I decided to write this article after seeing the interest created by Elaine Koretsky's presentation "Paper Fire Balloons Over Burma" at the last Friends of Dard Hunter conference held in New York City. The excitement exhibited by the Burmese people launching paper balloons to honor Buddha reminded me of paper balloons that I had built and flown in my youth.
The model balloons I describe here require thin, light-weight paper that weighs less than 20 grams per square meter. Paper made from bast fibers utilizing the Japanese or nagashi-zuki method of papermaking is ideal because it is light weight, flexible and strong. The weight of the paper should be similar to that of commercial tissue paper, the kind available in card shops for gift wrapping or used as filler in packaging clothes.
The explanation and drawings that follow describe a six-foot high balloon. You can make a smaller version by simply halving all the dimensions.
Making model hot air balloons could be the basis for a course, with the students making the paper, assembling the balloons and flying them.
Materials 1) Eight sheets of 24" x 96" Unless you make paper in your swimming pool, you will probably have to join several sheets together using a 3/8" overlap. You will also need one eight-inch diameter circle to be used at the crown. Use the cut offs to make this circle. The smaller balloon requires eight 12" x 48" sheets. If you do not want to use your own handmade paper, substitute common light-weight tissue paper available at most card shops.
2) Stiff card stock for making a template.
3) An adhesive-any paste or glue you would normally use to glue paper. A squeezable liquid glue pen that features a pad applicator is a convenient alternative to a brush and paste.
4) A thirty-inch length of wire for the bottom ring. A thin wire coat hanger works well.
5) A campstove, a hair dryer or industrial heat gun.
6) If you use a campstove for your source of heat, you will also need an 18 inch length of six-inch diameter stove pipe.
7) An eight-inch length of string to make a loop at the top of the balloon.
8) A broom handle or stick with a hook on the end to support the balloon while being filled with hot air.
The balloon is assembled from panels called "gores" which are glued together to form the shape or envelope of the balloon. The gores can be decorated with permanent markers or can alternate in color.
First make a template out of cardboard or stiff card stock following the dimensions given in Figure 1. Pile the eight sheets of paper on top of one another. Lay the template on top and, using a sharp cutting blade, cut through all eight sheets at once.
Take two of the gores and lay one on top of the other, slightly offsetting the top gore to one side by 3/8" ( see Figure2). Apply glue to the lower panel along the 3/8" margin and fold it over onto the top panel. Glue and fold immediately as you work along the length of the panel.
Lay a third panel on top of the two just glued, but this time offset the panel to the opposite side (see Figure 3). Glue and fold as you did the first time creating an accordion fold. Continue in this manner until you have glued all eight gores. Check often to see if any of the panels are being glued in the wrong place.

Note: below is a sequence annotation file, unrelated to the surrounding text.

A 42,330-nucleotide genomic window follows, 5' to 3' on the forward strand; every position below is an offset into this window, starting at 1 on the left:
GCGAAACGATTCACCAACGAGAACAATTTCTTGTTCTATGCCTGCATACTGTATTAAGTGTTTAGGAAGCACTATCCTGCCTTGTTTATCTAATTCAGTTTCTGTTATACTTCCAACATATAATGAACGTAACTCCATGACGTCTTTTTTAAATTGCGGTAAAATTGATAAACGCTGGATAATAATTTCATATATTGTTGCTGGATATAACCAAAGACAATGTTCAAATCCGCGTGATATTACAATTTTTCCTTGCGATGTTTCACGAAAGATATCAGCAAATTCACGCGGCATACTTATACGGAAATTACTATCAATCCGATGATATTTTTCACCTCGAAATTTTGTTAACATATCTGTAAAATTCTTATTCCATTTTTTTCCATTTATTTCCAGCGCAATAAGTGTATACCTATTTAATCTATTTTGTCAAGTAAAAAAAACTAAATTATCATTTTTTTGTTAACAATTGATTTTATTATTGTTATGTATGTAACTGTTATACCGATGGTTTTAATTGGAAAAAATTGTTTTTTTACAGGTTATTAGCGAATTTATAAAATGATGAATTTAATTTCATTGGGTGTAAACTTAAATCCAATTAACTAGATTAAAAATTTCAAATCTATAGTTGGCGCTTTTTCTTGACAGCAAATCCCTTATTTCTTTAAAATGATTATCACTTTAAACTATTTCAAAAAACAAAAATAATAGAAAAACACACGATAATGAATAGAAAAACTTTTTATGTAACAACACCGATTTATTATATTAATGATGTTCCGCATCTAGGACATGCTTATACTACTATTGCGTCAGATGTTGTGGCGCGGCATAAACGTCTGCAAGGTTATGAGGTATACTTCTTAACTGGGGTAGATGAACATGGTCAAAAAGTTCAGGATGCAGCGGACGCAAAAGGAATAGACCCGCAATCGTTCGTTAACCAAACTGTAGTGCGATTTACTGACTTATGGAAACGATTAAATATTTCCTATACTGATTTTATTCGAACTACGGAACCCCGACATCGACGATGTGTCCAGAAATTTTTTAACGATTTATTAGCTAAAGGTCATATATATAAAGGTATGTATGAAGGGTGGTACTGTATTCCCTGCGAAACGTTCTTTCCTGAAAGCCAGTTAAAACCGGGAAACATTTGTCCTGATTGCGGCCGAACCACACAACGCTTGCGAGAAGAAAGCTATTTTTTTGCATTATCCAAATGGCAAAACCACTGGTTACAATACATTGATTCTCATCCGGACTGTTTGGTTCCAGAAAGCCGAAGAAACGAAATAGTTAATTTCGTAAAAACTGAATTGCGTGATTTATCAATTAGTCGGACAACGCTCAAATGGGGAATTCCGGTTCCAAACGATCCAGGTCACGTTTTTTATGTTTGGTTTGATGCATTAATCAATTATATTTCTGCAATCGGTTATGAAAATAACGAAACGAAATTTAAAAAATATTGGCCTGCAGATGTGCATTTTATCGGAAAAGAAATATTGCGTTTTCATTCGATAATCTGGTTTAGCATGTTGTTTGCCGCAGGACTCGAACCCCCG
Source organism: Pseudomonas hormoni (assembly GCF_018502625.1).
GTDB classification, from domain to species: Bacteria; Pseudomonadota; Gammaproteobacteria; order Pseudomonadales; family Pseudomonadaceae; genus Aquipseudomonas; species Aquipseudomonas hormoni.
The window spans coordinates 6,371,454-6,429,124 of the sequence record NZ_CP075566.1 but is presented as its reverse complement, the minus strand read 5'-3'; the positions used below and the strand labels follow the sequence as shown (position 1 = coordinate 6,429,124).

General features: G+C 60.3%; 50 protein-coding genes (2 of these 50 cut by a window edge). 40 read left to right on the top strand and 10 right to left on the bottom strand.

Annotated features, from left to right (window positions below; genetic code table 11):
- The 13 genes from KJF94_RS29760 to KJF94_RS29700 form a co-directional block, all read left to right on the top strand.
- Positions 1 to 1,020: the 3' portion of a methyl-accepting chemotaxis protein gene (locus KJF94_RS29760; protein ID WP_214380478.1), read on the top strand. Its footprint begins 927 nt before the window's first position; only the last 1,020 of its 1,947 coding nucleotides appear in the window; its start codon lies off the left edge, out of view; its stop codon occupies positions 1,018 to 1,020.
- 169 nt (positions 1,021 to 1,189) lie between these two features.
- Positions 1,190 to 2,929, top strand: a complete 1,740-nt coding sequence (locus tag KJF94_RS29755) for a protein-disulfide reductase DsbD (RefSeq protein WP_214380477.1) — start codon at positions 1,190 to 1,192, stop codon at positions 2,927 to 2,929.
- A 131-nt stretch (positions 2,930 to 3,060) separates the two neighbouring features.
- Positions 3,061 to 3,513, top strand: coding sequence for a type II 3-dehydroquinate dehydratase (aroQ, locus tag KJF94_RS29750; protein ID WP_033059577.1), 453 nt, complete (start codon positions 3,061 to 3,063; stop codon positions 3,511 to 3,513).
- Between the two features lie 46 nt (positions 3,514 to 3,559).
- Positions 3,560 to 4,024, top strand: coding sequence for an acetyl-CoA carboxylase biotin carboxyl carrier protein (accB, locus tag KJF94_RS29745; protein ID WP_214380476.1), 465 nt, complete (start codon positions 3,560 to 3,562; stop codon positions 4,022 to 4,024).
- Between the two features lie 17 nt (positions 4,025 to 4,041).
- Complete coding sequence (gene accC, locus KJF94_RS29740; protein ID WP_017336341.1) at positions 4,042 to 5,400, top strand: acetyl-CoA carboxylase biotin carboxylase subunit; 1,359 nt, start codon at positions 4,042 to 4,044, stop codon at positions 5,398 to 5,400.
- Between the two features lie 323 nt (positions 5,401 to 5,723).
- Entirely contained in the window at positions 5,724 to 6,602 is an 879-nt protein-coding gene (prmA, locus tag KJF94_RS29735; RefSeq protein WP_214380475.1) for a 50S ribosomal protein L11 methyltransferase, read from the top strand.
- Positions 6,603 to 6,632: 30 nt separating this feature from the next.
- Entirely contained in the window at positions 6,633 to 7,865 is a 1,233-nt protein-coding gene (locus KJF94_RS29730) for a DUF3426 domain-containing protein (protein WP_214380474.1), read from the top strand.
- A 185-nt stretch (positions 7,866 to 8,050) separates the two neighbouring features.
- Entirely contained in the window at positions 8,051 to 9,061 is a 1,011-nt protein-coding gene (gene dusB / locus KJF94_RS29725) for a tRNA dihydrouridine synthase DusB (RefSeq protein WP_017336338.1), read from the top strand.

Now lift the unglued edge of the top or eighth panel and fold panels two through seven in half into the center leaving the edges of panels one and eight to be glued together like the rest, completing the circle (see Figure 4). Check once again that there are no areas glued that should not be.
While the balloon is still folded cut one inch off the crown. Tape a short piece of string to the eight-inch diameter circle of paper creating a loop and glue the circle to the top of the balloon to close the hole.
Next make a hoop from the coat hanger about nine inches in diameter plus an overlap. Size the hoop by opening it inside the neck of the balloon an inch from the bottom of the gores. Remove the sized hoop and tape the overlap. Make eight tabs in the neck of the balloon by cutting one-inch deep cuts between each of the eight seams (see Figure 5).  Pin the wire hoop in place by gluing and folding over the tabs. The wire hoop serves two purposes-to weigh down the bottom of the balloon so that it is more stable in flight and to create an opening, making it easier to fill with hot air. Now inflate the balloon with hot air using a hair dryer or heat gun and repair any unglued seams or holes. This should be done indoors.  Your hot air balloon is now ready to launch!
You must have a large space to launch your balloon because, like the real thing, it is at the mercy of the wind, except that there is no one controlling it. Depending on the size and weight of the balloon, temperature and wind conditions, you may have to chase the balloon for a couple of miles. The danger is that it may come down on a busy street or freeway or get caught in power lines. Choose an open field and only fly the balloon in very light wind. It can also be flown in a large auditorium for a more controlled flight.
To fill the balloon, support the crown with the broom and hook through the loop (see Figure 6). Place the stove pipe over the lit campstove and lower the neck over the stove pipe. Fill with hot air until a distinct upward pull is felt. Then let go and it will quickly ascend.